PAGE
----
# January 2019

#### of vs in

1. This problem is more difficult than that one. Actually, this is the most difficult problem of the book . 2. Sharks are more dangerous than whales. They are the most dangerous animals of the sea . I am not happy with "of the book, of the sea". Shouldn't they be: in the book, in the sea? (Source: Iran's English Coursebooks, grade 12)Read More...
No, because you cannot say "the sea's most dangerous animals." Instead, you can say "New York's tallest building."Read More...

#### will

Hi Can you please explain "will"? Why isn't it "is"? "That is, instead of performing eight recursive multiplications of n/2* n/2 matrices, it performs only seven. The cost of eliminating one matrix multiplication will be several new additions of n/2 * n/2 matrices, but still only a constant number of additions."Read More...

#### can be folded to...

Are these sentences correct: 1) That letter needs to be read at least twice to extract some information from it. 2) This chair can fold to put in the trunk of a car. 3 ) This chair can fold to be put in the trunk of a car. 4 ) This chair can be folded to put in the trunk of a car. 5) This chair can be folded to be put in the trunk of a car. Gratefully, NaviRead More...
Hello, Navi, All five of the sentences are pretty bad, to tell you the truth, though (5) is technically correct. The problem with (2) is that "put" wants to be "fit": (2a) This chair can fold to fit in the trunk of a car. I suppose the correctness of (1) is debatable. I don't like it, though. I suggest that its sentence-ending infinitival be changed to a passive "if"-clause: (1a) That letter needs to be read at least twice if information is to be extracted from it .Read More...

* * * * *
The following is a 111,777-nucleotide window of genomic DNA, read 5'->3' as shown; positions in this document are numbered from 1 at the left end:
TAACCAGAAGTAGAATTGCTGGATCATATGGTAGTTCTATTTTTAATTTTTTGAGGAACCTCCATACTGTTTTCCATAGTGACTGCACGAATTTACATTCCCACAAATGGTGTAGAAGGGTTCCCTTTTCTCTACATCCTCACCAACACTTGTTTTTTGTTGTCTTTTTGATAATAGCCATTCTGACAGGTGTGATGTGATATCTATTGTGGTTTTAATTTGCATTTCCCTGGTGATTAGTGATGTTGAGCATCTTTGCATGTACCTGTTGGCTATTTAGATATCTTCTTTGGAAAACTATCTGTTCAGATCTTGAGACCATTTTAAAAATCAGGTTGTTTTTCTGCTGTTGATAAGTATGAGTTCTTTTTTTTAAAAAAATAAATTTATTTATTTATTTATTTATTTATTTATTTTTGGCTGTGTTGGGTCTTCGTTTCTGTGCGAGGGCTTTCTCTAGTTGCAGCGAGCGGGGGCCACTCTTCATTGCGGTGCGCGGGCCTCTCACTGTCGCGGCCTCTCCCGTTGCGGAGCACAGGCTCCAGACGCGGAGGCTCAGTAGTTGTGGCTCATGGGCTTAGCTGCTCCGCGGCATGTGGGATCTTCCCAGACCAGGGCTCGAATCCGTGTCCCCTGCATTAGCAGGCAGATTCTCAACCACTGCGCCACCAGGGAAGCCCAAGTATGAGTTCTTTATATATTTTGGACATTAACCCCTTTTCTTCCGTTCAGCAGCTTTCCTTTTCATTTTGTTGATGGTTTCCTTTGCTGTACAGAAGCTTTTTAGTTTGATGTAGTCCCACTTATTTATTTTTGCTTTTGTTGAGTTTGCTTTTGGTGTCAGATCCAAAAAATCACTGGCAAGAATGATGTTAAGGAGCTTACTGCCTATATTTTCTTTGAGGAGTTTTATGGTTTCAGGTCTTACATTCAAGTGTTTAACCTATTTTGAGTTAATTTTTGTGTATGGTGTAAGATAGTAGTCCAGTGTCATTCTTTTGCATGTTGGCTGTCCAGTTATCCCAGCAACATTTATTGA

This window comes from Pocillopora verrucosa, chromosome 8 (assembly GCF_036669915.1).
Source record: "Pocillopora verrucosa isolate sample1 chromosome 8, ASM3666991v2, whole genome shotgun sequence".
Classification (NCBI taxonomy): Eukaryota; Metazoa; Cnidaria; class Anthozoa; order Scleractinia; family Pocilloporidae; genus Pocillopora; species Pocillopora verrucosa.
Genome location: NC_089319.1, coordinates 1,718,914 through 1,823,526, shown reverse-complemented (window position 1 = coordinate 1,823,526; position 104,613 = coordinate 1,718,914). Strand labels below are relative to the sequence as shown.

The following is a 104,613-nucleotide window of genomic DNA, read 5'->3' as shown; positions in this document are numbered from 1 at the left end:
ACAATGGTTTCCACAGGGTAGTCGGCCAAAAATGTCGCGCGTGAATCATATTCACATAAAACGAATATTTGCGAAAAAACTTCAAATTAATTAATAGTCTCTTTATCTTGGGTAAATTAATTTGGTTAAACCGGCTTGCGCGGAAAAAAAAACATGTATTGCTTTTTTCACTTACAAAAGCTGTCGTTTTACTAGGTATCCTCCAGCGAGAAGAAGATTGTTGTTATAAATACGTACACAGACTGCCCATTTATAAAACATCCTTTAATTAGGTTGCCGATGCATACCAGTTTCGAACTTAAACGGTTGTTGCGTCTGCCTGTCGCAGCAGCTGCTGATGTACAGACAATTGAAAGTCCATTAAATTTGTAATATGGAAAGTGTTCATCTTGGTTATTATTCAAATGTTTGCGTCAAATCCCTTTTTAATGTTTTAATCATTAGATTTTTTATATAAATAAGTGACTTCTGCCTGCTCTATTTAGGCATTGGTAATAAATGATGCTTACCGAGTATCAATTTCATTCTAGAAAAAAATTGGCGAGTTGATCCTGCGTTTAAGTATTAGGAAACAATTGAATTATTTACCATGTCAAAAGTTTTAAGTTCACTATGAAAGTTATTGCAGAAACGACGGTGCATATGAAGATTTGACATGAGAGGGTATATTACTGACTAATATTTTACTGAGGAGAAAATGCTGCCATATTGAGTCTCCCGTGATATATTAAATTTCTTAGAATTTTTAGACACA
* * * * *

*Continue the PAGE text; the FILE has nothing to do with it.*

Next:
#### not to displease his boss

Hi, Azz, Yes, I agree with your comments about the sentences. I don't think we need to explore the philosophical differences between trying to please someone and trying to avoid displeasing him or her. Suffice it to say that (a) and (b) are fine, and (c) and (d) are undesirable for the reason you indicate. And even though split infinitives aren't bad in themselves, (e) is pretty ugly. I suggest fixing (c), (d), and (e) all in precisely the same way -- by eliminating the sentence boundary...Read More...

#### cause fear in people or cause people's fear

I have made up two sentences below. (1) The next hurricane will cause fear in people in this city. (2) The next hurricane will cause people's fear in this city. Which one is grammatical? Thanks for your help.Read More...